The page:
Journal Entry  -  October 13, 1999  -  Day 32

Wednesday Evening Position Report
8:00 p.m., Central Daylight Time

6 Degrees, 59 Minutes North


81 Degrees, 34 Minutes West

Days Run:

69.9 Nautical Miles


5.83 Knots (Average)

Total Run This Leg:  2,740.4 Nautical Miles
Total Average Speed:  5.2 Knots
Hours / Days This Leg:  527.5 Hours, 21.98 Days
Distance To Go This Leg:  207.4 Nautical Miles
Estimated Time Of Arrival:  9:00 a.m., Friday, October 15, Balboa Anchorage
Present Course:  90 Degrees due East, the trackline for entry into the Gulf of Panama and the Balboa anchorage.
Winds:  Westerly at 10 Knots
Seas:  1 Foot
Swells:  8 Feet from the Southwest
Barometric Pressure:  1010 Millibars
Air Temperature:  76 Degrees
Sea Temperature:  79 Degrees
Visibility: 10 Miles
Skies:  Partly Cloudy
Sea  Floor:  The closer USS New Jersey gets to Panama's coastline, the shallower the depths become.  Beneath her at this point the ocean depth is 918 Fathoms or 5,508 Feet.

Position:  USS New Jersey this afternoon at 3:45 p.m., Captain Kaare Ogaard altered his course from a continuous and lengthy heading of 117 Degrees Southeasterly, begun October 1 off Mexico, to a heading now due East at 90 Degrees, to bring the Battleship into the entry trackline for the Gulf of Panama and Friday's Balboa anchorage position.

The New Jersey is now 18.5 Miles Southeast of Isla Jicarita, the closest point of Panamanian land that she has been to so far.

Correction:  The headline in this morning's report should have spelled correctly the first land visible in Panama, Isla Montuosa.

Panama Is More Than The Canal...

According to recent U.S. Department of State figures, Panama's population growth rate is 2 percent annually on top of an overall population of an estimated 2.82 million people.

It occupies the Southeastern end of the isthmus forming the land bridge between North and South America, and comprises a land mass of 29,762 Square Miles, which is slightly smaller than South Carolina.  Panama's capital, Panama City, on the Pacific ocean, has a population of 827,828, and Colon, on the Atlantic ocean side, has an estimated 140,908 people.

The majority of Panama's ethnic groups are Mestizo, of mixed Indian and European ancestry, amounting to 70 percent of the population, with West Indians making up 14 percent, Caucasians 10 percent, and Indians six percent.   Eighty-five percent of the population is Roman Catholic and 15 percent Protestant Evangelical.

The official language of Panama is Spanish, and 14 percent of the population speaks English as their native language.  Various Indian languages are also spoken in Panama.  The literacy rate is about 90 percent overall, 94 percent in urban areas, and 62 percent in rural areas.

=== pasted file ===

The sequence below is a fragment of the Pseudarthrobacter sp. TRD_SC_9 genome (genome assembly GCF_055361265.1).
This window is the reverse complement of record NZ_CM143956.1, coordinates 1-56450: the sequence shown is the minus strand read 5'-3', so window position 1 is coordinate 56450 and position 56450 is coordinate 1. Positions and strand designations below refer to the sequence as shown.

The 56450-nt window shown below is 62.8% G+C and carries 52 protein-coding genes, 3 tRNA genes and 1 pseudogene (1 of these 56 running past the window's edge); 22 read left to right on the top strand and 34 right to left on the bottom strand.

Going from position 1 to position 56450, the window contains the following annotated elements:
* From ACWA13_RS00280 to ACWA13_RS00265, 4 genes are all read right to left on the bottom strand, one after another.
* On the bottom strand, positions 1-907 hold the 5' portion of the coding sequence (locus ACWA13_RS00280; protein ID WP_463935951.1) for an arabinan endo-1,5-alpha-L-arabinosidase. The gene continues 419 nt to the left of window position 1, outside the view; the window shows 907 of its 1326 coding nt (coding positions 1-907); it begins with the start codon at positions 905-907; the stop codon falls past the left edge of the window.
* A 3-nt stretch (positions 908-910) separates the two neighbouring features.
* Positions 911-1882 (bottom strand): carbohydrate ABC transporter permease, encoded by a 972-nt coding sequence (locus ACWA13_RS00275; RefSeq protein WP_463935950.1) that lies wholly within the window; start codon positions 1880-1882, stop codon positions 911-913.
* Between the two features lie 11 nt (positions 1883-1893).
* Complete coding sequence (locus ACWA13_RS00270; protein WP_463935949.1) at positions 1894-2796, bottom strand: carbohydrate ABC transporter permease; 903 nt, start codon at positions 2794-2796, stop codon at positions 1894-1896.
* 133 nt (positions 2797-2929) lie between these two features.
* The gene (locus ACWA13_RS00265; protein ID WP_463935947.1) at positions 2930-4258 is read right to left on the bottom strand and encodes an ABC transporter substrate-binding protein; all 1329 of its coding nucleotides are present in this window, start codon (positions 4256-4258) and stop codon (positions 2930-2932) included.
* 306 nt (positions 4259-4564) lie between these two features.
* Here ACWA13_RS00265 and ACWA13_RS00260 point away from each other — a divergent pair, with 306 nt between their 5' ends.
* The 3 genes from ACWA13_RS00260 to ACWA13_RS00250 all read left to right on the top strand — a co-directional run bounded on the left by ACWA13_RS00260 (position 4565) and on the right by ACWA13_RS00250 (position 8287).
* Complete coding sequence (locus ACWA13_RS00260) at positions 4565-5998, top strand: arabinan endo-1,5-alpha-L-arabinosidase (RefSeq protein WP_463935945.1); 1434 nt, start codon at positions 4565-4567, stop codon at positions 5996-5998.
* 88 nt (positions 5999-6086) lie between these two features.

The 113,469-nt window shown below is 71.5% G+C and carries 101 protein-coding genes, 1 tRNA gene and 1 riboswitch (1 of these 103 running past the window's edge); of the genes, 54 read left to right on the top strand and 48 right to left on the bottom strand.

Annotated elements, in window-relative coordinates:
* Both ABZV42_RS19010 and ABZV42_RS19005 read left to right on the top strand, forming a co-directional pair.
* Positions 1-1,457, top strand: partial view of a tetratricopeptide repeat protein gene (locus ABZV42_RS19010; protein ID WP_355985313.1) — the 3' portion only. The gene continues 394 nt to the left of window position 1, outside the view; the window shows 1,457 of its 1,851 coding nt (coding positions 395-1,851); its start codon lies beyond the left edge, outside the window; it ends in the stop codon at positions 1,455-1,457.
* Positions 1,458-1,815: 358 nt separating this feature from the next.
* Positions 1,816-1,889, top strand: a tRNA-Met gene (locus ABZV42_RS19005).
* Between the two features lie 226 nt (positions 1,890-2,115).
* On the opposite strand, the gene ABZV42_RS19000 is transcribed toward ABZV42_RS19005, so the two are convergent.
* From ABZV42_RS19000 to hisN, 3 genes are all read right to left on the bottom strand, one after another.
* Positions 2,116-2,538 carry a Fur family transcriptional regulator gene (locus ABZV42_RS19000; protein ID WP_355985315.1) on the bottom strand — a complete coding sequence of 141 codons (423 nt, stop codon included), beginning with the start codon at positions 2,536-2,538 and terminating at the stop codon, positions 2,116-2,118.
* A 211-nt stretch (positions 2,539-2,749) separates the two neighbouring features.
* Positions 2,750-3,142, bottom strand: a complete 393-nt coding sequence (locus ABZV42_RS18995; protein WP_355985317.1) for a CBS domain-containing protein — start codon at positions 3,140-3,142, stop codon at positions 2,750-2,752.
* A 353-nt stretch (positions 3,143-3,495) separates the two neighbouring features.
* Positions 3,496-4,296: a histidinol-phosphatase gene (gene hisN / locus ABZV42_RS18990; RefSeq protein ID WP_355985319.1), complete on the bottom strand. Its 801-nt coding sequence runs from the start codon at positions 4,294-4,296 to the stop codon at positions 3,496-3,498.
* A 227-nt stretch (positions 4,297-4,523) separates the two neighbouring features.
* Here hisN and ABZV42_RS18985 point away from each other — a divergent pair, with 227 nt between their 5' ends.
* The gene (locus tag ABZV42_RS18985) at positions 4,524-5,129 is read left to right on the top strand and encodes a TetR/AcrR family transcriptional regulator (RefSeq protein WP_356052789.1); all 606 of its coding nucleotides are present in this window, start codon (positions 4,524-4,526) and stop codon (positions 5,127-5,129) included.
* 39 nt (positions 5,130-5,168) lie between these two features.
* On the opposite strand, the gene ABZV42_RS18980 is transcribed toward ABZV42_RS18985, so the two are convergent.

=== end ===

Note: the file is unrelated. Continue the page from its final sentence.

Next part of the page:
Life expectancy in the North-South bridge of the Americas is 74 years. The workforce comprises some 910,000 persons, with 32 percent in government and community services, 27 percent in agriculture, 16 percent in commerce, restaurants and hotels, 9 percent in manufacturing and mining, 6 percent in transportation and communication, 3 percent in construction, and 4 percent in finance, insurance and real estate.

Panama's terrain is mountainous, the highest elevation being Cerro Volcan at 11,468 feet, and the nation has a coastline of 1,786 Miles.  It is a tropical climate with an average daily rainfall of 1 inch during the Winter months.

Panama's Gross Domestic Product, in 1997, amounted to $6.5 Billion, with an annual growth rate of 3.6 percent.  Her primary natural resources are timber, seafood and copper.  The country's finance, insurance, canal-related services, and the Colon Free Trade Zone account for 72 percent of the GDP.   Agricultural products, such as bananas and other fruit, corn, sugar, rice, coffee, shrimp, timber, vegetables and cattle amount to 11 percent of the GDP.

The people of Panama, their culture, customs and language, are predominantly Caribbean Spanish.  English is a common second language spoken by the West Indians and by many in business and the professions.  More than half the population lives in the Panama City-Colon metropolitan corridor.

Panama is rich in folklore and popular traditions.   Brightly colored national dress is worn during local festivals and the pre-Lenten carnival season, especially for the traditional folk dances like the "tanborito." Lively salsa, a mixture of Latin American popular music, rhythm and blues, jazz and rock, is a Panamanian specialty.

Submitted by Bob Wernet onboard the Sea Victory.


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